As an architectural science student at Ryerson University, Caleb Culmone has paid close attention to the new condo developments going up around his school.
“There is a disconnect between the community and the developers who don’t have direct contact with the people who live there,” said Culmone, who’s in his final year of the program.
That propelled him to join a design study group looking at a new neighbourhood project, JAC Condos. The event was hosted by builders Graywood Developments and Phantom Developments, with the co-operation of Ryerson’s School of Architecture.
Held early last year, before the pandemic hit Canada, and attended by about 30 students, the design charrette invited architecture students’ suggestions and criticisms about the 34-storey tower coming to the Jarvis and Carlton Sts. intersection that gives the building its name. JAC Condos will be 200 metres from Ryerson and while it’s not part of university’s housing portfolio or exclusively a student condo, it will be popular for off-campus housing.
Graywood senior vice-president of development Neil Pattison, describes the downtown JAC site as “centre ice.” As well as its proximity to Ryerson, it’s across from Allan Gardens, an east-downtown park with conservatories, an off-leash dog park and playground, and JAC “will have fantastic views of the park, which is an oasis in downtown.”
Pattison himself attended Ryerson two decades ago and lived in the Neill Wycik student residence close to where JAC will stand. “I’ve known this neighbourhood for 20 years and, as an urban planner, I believe in downtown.
“It was a very attractive site and for me personally, it allows me to give back to the downtown east. It’s a full circle story for me.”
While the students had many typical condo features on their wish-lists (media lounge, rooftop terrace, party room, gym and in-suite laundry), a few of their suggestions surprised the development team.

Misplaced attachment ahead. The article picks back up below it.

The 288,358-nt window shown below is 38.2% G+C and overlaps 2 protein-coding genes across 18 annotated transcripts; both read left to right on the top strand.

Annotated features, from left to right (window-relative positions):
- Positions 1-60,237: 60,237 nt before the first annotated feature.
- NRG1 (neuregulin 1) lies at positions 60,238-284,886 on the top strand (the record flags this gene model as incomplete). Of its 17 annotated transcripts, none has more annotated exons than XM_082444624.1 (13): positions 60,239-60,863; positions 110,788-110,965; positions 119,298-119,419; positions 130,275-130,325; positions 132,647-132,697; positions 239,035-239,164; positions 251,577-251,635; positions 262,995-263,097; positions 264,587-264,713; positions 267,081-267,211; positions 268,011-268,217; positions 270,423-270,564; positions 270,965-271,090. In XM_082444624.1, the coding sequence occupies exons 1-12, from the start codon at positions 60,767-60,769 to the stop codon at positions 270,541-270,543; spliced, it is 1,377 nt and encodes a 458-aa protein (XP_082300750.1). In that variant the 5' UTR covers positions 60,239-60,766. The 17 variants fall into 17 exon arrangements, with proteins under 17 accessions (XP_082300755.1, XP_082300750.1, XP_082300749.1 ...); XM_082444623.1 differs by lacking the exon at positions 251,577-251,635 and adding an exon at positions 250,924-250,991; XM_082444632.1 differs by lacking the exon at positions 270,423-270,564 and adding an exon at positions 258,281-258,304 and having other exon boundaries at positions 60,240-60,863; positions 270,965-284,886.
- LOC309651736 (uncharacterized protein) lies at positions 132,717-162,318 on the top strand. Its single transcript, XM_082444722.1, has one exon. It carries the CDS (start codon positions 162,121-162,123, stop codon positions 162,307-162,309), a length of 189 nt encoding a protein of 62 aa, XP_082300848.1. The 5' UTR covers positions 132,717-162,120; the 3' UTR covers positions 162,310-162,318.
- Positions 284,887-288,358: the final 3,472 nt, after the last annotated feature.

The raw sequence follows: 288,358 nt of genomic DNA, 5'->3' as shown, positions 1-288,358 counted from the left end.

“What caught us unaware was their need for quiet space,” said Pattison. “Obviously, with Ryerson being downtown, there’s a lot of hustle and bustle. Students wanted to come home and switch off.
“So, we created a quiet library space, and included meditation rooms and a yoga studio where people can go and pray, or switch off and work by themselves, and have quiet contemplative spaces.” The students also prioritized outdoor space and three outdoor areas are now included in the design: a ground-level area connected to the co-working space and coffee bar, plus rooftop spaces on the seventh and eighth floors with views overlooking Allan Gardens.
“Coffee shops are very important to students — they like to sit there and use their laptops, so they needed a power source and USB ports. They wanted places that are open late at night,” added Pattison.
Those social-area amenities will be in the part of the condo project whose design will incorporate a recreated 1902 Beaux Arts mansion. The heritage building originally on the site was damaged by fires in 2016 and 2019, leaving only two walls safely intact. The recreated heritage house will be integrated with JAC’s podium and tower, and will house a technology lounge, coffee bar, library, flex spaces for working and studying, a serenity room, yoga studio, gaming and movie room, bar, arts and crafts studio and multi-purpose room.